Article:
Sattvic food is pure, clean, and wholesome and this diet gives life, strength, energy, and courage. It provides the subtle nourishment we need for vitality and consciousness. Food is seen as a carrier of prana, and sattvic foods bring us good quality energy and leave us feeling calm, alert, and refreshed. Yogic scriptures describe sattvic foods as savory, smooth, firm, and pleasant to digestion.
When we meditate we feel the inner effects of the food we ate. As meditators, we're all familiar with the two main problems of 'nodding out' and the wandering mind. Falling asleep? Scratch the tamasic foods. Over-active mind? Nix the rajasic chow. To quiet the mind, maintain alertness, and explore your Healing from food and herbs; to the science of Ayurveda; to the healing properties of gems; to the subtle healing power of Sat Nam Rasayan; all these traditions date back to ancient practices. Before modern medicine, people consciously took care of their physical bodies. They worked with their own healing power, and with the gifts of nature, to maintain their health. The systems they created have much to teach us, even todaysubtle nature, slip into the sattvic diet.
Food is best prepared with love and awareness. Then, pure, sattvic food should be enjoyed for its inherent taste and quality, rather than the spices and seasonings that are added. Sattvic foods are light, easy to digest, mildly cooling, refreshing, and not disturbing to the mind. To live and love to the fullest, focus on fresh fruit, fresh, light milk products, high-quality vegetables, nuts, seeds, whole grains, legumes, and healthy oils.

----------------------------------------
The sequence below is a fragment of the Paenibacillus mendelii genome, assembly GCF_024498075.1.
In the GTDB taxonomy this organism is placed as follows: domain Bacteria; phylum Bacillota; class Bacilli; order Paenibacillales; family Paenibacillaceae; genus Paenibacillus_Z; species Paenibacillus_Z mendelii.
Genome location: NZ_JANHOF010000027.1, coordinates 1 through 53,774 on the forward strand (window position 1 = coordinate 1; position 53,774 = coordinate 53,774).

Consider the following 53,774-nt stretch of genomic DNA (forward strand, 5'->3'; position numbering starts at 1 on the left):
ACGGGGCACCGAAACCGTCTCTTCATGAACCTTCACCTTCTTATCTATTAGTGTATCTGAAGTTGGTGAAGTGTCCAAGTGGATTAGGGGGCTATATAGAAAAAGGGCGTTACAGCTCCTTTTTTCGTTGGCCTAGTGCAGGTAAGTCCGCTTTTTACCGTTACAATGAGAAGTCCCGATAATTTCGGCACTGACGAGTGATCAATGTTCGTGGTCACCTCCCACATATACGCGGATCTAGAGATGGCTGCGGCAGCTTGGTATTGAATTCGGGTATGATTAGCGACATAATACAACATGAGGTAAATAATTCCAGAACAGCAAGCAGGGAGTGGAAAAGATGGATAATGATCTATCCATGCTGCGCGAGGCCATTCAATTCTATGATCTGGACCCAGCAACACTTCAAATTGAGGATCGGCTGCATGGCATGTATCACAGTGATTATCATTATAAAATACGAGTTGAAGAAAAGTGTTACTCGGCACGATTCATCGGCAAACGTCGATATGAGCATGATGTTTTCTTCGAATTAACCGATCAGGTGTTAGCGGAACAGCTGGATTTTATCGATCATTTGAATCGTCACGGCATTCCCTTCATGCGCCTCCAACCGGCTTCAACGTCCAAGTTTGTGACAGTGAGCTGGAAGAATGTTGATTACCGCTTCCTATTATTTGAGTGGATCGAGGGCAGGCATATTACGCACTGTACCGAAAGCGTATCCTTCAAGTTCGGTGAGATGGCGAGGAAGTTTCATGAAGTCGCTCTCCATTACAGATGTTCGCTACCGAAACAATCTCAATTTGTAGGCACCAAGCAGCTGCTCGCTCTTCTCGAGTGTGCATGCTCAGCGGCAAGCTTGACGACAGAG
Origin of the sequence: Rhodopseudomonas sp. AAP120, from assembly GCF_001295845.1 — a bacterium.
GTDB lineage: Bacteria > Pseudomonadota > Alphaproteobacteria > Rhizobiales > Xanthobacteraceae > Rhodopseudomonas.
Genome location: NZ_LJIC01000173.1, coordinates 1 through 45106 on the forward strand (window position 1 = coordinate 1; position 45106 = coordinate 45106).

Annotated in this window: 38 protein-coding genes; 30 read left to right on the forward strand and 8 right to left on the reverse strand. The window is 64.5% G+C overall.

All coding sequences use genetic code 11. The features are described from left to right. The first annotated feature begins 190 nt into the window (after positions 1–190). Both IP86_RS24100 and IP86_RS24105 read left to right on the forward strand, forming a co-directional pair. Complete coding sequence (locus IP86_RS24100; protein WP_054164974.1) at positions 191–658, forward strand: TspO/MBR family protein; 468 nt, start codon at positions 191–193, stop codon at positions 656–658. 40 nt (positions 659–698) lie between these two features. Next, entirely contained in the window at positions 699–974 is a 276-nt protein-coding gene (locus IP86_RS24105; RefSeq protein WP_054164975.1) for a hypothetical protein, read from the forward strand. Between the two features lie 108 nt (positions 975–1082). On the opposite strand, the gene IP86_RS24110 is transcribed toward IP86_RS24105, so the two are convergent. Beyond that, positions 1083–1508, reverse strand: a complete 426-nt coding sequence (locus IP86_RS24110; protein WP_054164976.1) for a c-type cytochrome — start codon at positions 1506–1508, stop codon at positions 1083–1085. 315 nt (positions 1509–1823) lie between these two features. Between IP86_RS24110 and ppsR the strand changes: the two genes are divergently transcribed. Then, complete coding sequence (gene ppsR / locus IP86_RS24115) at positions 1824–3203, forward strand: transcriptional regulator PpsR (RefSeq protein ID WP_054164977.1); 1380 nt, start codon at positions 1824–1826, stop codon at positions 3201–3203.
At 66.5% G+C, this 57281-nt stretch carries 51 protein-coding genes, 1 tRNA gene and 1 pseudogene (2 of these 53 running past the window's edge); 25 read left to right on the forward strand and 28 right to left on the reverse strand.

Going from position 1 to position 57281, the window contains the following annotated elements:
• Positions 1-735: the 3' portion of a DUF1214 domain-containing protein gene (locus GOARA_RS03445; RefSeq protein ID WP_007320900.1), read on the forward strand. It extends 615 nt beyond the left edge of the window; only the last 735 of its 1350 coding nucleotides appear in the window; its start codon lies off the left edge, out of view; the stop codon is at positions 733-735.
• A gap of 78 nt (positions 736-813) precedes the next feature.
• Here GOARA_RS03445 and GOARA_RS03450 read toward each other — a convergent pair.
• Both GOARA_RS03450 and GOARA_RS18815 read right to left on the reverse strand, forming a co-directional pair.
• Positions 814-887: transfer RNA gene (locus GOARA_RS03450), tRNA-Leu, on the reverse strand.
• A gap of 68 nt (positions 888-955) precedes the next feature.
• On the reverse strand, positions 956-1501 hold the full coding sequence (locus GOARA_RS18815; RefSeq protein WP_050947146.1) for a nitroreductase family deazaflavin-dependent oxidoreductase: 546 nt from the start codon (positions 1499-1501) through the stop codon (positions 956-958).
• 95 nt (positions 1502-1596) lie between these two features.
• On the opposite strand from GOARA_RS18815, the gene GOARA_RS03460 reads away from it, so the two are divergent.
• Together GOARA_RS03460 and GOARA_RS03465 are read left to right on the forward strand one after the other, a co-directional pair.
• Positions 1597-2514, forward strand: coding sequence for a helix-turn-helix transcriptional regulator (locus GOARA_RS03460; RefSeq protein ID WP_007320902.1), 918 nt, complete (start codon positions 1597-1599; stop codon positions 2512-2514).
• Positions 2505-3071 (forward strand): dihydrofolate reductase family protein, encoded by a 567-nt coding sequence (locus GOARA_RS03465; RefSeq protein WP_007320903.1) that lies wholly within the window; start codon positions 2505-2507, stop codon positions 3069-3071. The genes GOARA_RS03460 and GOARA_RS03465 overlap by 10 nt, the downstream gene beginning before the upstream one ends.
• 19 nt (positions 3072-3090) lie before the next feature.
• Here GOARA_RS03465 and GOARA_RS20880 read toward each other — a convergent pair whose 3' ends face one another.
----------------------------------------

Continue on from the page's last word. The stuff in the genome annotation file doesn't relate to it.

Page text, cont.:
Rice is a very basic, yet very effective sattvic food. Easily digestible, it increases Ojas, moisturizing the tissues. Basmati (literally "queen of fragrance") is the premier variety. An aromatic, nutty flavored rice, basmati has a scent that has been compared with jasmine mixed with walnut. This rice is used in Ayurveda as a cleanser and healer for all types of people.
Ayurvedic physicians promote sattvic honey to rejuvenate your body. Honey is innately rejuvenating, with its sweet taste, and is considered predigested, allowing it to nourish all parts of the body with ease. For these reasons, honey is considered to be the best enhancer or "vehicle" for all Ayurvedic rejuvenating medicines. Mixing raw, unfiltered honey into herbal tea allows the honey to act as a vehicle for the active principles of the herbs.
Other foods that renew prana in the body are asparagus, broccoli, milk, dates, and mango. (The latter two are often blended in milk and rice or made into milk pudding.) Spice things up with sattvic ajwain seed, cumin, turmeric, and black cumin (kala jeera).